What's in a Name?

Identifying Personal Property

We all know what it's like to hover over the luggage belt at the airport. We wait ... and ...watch ... and finally we see it - that battered piece of blue Samsonite with the black scuff mark on the bottom.

We grab the bag from the belt. Surprisingly, it's heavier than remembered. A quick flip of the identification tag reveals an unfamiliar name. How could that scuff mark betray us, leaving someone else's suitcase in our hands?

Luckily, most people have the foresight to tag their bags, avoiding confusion of mix-ups. But for some odd reason, skate owners practice negligence in this area. Why is it that an expensive pair of skates doesn't merit identification, while a shoddy piece of underwear- filled luggage does?

Skate sharpeners far and wide grapple with this question. To them, it's beyond reason to leave a pair of unidentified, slightly worn, black leather hockey skates in a shop with 145 other pairs of unidentified, slightly worn, black leather hockey skates, even if they do need sharpening.

The reality is that people do just that. They hand over their skates (or their sons' or daughters' skates) to a busy sharpener. Then they come back later planning to identify their property by the orange juice stain on the laces.

Now, there is a problem with this approach. Fourteen other laces have orange juice stains, five flaunt orange popsicle splotches, a two boast smears of orange sherbet. When plunked side by side, these skates may as well be 21 pieces of tagless blue Samsonite with black scuff marks on the bottom.

So skates get lost, or they get doled out to some other kid with the same size feet, and similar eating habits. All this confusion is caused by one simple, stubborn action - refusing to affix one's name on one's property.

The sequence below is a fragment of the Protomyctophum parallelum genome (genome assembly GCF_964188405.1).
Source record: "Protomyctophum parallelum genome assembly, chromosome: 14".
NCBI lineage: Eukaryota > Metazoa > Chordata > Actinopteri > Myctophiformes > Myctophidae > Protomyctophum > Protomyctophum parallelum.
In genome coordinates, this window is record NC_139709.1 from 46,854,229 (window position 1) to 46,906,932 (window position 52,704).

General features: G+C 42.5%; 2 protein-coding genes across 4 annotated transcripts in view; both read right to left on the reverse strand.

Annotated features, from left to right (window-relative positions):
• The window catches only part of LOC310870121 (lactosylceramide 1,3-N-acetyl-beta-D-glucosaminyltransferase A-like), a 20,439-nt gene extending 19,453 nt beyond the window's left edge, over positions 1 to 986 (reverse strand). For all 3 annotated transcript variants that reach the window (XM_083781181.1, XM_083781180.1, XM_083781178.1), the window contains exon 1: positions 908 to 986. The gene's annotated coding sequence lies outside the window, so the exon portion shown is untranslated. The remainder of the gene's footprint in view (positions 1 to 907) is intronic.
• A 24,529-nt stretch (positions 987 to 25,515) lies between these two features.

And don't think skate sharpeners enjoy their customers' dilemmas. On the contrary. It's the sharpeners who get blamed for lost skates. And it's the sharpeners who must play goalie to a barrage of hard hitting remarks, such as "Now you have to buy me new skates!" or "Howja like your ticket punched?"

After endless seasons of handling nameless skates some skate sharpeners tried the coat check method. Tags were issued for each pair of skates entering the shop, with half of the tag remaining on the skate, and the other half safely in the grasp of the customer.

That sort of works, until the skate owners arrive for pickup with excuses for lost tags: "Gee, I must have left it at home," or "Gosh, maybe it's in my other coat."

With it's built-in mistakes, the coat check method could not be counted on. Today, dull-bladed, nameless skates still appear in piles on skate sharpeners' counters. Meanwhile, the sharpeners continue to wear goalie pads to fend off the angry words of customers whose skates are lost in the pile.

Fortunately, most sharpeners get their goalie pads free. They find them unclaimed and unidentified in change rooms after hockey practices.

Tips for identifying skates

To avoid the disappointment of misplacing or losing skates, skate sharpeners suggest marking them using one of the following methods:

  • With permanent marker, write your name on the inside of the boot above the ankle, or on the outside bottom of the boot.
  • If the inside of the boot is black, paint a small area with white paint. Then write your name in the painted area.
  • Etch your name with an electric pencil on the blades. If desired, the etching can be rubbed with a marker.
  • Use a "Lace Tag" which you actually attach to your skate with your laces. Lace tags are available in stores, or you can make your own from a piece of hard plastic.

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